Australian universities see a spike in domestic student enrolment
Australian universities are seeing an uptick in domestic postgraduate student enrolment amid the pandemic, especially in health-related courses.
Demand for postgraduate courses are bolstered by several factors including a combination of more year 12 school leavers, fewer students on gap years, and people returning to study because of the recession, reported the Guardian.
Postgraduate enrolments are even higher than undergraduates, and their fees are much higher; many local postgraduate students pay the full cost of their degree without government funding.
Postgraduate students in Australian universities, however, can pay their fees through the fee-help system, a loan scheme that helps eligible students enrolled in a fee paying place to pay their tuition fees.
The report notes that data on fee-help lending for 2021 compiled by the education department, full-fee paying loans have doubled or tripled at some universities this year.
Quoting Heims online institution payment information, the Guardian said fee-help loan amounts were up 11% across 36 public universities, from AU$1 billion to AU$1.11 billion.
For instance, total fee-help loans are forecast to increase from AU$11.4 million to AU$21.9 million at the University of Adelaide. Central Queensland University was projected to rise from AU$10.46 million to AU$20.41 million, and Charles Darwin University will rise an estimated 193%, from AU$470,00 to AU$1.38 million.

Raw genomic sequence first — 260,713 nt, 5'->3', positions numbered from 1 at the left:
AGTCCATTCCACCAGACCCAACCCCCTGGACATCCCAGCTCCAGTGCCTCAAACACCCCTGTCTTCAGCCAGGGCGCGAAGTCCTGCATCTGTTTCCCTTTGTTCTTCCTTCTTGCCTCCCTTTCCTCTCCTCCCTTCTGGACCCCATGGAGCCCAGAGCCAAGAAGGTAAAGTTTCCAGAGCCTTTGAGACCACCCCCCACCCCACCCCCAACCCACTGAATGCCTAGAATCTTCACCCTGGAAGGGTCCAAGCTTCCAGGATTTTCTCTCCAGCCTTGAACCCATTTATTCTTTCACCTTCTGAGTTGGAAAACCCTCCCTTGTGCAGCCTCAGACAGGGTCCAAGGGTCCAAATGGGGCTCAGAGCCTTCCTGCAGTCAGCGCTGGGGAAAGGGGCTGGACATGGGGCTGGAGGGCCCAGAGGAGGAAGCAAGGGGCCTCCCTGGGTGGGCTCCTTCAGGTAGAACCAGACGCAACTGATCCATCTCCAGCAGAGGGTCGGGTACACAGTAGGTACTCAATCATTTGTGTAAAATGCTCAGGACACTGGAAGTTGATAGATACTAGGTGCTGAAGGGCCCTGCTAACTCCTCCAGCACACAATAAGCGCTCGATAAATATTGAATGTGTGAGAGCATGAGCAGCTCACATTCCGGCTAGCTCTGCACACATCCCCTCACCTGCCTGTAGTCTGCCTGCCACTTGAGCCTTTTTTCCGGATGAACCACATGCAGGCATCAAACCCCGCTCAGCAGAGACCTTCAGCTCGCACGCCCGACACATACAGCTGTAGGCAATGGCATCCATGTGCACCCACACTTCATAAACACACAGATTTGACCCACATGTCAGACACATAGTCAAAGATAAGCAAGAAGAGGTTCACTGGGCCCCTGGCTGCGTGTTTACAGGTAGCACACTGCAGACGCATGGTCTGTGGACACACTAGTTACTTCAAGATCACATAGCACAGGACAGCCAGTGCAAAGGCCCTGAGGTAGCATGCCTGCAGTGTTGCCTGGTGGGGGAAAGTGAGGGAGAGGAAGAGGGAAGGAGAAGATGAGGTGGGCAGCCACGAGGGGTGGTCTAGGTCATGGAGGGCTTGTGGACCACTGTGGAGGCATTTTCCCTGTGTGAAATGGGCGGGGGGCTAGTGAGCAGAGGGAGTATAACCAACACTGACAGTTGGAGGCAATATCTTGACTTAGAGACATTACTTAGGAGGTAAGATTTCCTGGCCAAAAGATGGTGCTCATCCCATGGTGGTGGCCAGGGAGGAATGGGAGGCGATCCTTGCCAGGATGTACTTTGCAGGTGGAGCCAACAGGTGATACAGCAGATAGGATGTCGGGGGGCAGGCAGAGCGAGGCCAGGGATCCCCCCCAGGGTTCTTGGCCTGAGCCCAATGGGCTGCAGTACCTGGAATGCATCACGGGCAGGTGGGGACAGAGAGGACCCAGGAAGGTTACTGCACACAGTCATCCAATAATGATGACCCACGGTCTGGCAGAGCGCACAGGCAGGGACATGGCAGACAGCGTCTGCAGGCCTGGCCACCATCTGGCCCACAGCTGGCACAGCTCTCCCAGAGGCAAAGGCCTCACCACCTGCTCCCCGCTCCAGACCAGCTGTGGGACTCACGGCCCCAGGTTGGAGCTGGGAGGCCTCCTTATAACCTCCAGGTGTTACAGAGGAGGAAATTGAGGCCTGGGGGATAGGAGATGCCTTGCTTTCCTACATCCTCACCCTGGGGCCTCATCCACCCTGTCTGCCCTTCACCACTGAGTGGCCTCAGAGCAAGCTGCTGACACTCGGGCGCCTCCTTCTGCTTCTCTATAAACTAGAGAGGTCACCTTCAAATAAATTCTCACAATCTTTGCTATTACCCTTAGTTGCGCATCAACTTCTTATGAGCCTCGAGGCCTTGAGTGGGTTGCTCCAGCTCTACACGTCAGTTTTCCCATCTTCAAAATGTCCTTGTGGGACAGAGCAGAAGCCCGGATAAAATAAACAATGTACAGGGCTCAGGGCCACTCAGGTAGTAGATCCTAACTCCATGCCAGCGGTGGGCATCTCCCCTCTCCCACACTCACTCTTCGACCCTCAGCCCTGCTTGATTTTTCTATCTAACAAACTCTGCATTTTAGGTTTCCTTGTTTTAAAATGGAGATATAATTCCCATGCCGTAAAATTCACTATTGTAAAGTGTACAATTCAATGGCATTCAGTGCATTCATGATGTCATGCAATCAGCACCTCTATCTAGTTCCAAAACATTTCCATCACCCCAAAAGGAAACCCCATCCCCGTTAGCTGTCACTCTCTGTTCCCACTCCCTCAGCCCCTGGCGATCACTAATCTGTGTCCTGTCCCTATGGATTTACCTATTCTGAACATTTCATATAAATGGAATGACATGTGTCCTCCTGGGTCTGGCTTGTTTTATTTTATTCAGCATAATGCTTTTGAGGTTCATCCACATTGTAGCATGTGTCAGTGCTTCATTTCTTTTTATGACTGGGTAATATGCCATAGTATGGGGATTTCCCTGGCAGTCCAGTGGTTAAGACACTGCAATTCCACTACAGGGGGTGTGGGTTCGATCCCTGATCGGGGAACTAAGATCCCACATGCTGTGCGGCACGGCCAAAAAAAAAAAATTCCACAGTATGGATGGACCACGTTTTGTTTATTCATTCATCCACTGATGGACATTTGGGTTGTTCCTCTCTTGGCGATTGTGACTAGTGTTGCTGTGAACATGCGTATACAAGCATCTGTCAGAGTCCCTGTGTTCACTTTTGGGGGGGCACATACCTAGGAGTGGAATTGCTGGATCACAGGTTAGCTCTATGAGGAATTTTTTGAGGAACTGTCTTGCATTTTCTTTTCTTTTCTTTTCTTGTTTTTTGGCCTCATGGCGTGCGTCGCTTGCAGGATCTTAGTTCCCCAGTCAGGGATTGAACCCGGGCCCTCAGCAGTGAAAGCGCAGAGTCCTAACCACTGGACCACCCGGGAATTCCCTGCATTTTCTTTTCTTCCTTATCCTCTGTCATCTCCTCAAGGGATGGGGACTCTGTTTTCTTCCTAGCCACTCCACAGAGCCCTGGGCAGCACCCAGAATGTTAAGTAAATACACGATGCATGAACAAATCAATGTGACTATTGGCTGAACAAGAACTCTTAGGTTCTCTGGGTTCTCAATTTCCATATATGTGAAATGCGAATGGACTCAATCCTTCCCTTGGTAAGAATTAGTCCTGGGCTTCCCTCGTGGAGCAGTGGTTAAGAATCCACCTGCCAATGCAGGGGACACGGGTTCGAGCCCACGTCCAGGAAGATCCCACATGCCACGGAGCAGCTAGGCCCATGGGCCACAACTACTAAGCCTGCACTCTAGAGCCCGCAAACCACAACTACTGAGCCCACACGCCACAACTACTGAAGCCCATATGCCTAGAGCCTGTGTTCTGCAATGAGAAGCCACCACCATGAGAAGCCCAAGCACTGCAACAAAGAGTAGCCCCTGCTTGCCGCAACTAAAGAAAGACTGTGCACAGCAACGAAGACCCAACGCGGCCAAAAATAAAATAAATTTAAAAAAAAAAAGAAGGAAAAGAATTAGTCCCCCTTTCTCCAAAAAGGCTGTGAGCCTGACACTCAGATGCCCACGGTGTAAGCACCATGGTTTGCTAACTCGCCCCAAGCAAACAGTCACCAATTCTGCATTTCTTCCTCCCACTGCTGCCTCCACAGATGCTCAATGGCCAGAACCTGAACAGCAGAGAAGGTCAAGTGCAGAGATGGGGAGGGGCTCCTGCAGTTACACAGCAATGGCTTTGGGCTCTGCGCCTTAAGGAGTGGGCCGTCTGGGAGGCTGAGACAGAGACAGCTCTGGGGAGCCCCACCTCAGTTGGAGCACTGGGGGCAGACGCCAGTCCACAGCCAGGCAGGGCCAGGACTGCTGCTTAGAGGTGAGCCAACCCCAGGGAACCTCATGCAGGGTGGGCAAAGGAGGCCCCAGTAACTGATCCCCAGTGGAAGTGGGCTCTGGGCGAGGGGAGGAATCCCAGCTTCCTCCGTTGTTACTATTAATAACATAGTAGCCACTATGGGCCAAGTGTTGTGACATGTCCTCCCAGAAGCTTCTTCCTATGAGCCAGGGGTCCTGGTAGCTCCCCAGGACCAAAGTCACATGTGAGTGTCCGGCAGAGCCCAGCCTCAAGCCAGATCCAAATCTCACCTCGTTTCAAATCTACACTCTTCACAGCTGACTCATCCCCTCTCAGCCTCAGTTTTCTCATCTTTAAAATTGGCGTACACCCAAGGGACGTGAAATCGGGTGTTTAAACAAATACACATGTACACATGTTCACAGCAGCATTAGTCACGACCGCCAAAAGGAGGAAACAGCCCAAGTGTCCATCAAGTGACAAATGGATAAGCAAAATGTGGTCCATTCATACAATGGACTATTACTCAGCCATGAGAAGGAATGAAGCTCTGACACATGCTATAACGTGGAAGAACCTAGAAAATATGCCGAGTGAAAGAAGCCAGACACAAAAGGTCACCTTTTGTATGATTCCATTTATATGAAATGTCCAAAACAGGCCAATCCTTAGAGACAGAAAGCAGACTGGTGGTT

Popular postgraduate courses at Australian universities
A Charles Darwin University (CDU) spokesman said applications for postgraduate courses had spiked by almost 60%, and health-related degrees had “more than doubled as healthcare professionals seek to upskill in niche areas”.
Courses in social work, nursing, midwifery and research are popular postgraduate teaching degrees.
“In terms of course level, applications for postgraduate graduate certificates have risen by more than 70%. These are six- to 12-month postgraduate short courses, many of which are offered 100% online, allowing industry professionals to gain specialised skills,” he said.
The University of Newcastle’s spokeswoman said its most popular masters programmes were “mental health nursing, midwifery, teaching, the MBA, juris doctor and business psychology”.
Education pundits have said that people traditionally go back to school during an economic downturn.
Speaking to ABC News, Australian National University researcher Professor Andrew Norton said enrolments historically rose when the economy suffered. “In recessions more people look for education because it’s harder to find a job,” Norton was quoted saying.
Norton expected university enrolments to hit record highs in 2021, adding: “People with postgraduate qualifications generally do better than those with bachelor degrees, regardless of their subject areas.”